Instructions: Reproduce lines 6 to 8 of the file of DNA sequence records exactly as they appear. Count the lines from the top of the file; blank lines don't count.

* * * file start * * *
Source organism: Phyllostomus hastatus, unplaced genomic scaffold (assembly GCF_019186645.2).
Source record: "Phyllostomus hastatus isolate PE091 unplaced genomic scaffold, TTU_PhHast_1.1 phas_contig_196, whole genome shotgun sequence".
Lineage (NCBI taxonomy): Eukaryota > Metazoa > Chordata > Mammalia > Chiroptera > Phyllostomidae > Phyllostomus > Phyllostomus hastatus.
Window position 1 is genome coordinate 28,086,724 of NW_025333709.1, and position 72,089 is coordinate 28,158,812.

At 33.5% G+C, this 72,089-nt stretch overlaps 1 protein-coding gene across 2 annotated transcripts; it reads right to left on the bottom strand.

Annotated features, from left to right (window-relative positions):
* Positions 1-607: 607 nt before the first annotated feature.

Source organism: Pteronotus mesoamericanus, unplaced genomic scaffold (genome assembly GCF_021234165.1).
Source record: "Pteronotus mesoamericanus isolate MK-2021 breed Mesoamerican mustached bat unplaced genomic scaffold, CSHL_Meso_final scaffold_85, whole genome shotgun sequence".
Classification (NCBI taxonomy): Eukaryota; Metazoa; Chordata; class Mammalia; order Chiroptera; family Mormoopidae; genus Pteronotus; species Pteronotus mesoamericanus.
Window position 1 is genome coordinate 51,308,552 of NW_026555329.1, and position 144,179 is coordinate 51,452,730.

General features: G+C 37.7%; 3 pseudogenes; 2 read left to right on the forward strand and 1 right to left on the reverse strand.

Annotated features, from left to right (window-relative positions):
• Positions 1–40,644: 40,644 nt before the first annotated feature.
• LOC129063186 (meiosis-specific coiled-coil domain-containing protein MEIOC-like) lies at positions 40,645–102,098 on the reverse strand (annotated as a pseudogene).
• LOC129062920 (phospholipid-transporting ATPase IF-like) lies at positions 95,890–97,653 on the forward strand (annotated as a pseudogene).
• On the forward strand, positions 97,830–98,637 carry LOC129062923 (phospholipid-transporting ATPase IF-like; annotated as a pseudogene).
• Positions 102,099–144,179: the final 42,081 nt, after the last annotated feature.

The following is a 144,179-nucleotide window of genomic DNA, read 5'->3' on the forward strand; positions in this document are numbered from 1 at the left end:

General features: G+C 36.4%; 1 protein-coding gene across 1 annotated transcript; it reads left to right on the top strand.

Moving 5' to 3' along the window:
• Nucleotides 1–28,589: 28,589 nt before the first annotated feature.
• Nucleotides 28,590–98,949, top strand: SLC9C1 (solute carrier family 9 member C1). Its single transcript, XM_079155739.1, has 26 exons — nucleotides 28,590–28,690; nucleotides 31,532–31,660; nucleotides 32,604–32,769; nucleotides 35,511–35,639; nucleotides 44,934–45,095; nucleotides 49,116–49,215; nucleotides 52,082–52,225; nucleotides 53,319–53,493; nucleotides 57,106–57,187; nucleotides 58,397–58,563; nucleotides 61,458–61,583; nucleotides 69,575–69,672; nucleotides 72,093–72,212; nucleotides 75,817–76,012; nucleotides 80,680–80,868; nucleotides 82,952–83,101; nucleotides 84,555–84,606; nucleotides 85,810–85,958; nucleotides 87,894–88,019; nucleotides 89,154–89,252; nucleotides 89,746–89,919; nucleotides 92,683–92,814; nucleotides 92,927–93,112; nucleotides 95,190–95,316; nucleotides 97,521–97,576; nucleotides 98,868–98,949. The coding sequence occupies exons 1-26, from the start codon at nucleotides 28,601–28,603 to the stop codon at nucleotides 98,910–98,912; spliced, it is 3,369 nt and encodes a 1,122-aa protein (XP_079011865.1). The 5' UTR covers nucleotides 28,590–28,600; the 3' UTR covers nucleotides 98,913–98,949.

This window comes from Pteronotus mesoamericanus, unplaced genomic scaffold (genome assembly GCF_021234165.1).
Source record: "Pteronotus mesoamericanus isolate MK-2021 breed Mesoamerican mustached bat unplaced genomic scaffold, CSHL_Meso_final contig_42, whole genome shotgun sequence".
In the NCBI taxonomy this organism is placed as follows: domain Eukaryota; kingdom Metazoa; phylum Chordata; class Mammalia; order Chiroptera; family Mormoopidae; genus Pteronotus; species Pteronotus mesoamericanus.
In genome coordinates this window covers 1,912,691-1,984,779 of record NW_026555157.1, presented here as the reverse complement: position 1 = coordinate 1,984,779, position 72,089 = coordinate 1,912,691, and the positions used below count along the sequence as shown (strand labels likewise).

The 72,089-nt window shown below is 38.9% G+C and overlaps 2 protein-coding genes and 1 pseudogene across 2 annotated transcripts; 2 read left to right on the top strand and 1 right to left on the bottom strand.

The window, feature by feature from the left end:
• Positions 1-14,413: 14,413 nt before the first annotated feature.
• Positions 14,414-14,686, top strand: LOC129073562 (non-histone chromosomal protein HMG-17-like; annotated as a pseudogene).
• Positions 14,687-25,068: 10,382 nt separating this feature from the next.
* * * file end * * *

Annotated features, from left to right (window-relative positions):
* Positions 1-607: 607 nt before the first annotated feature.

Source organism: Pteronotus mesoamericanus, unplaced genomic scaffold (genome assembly GCF_021234165.1).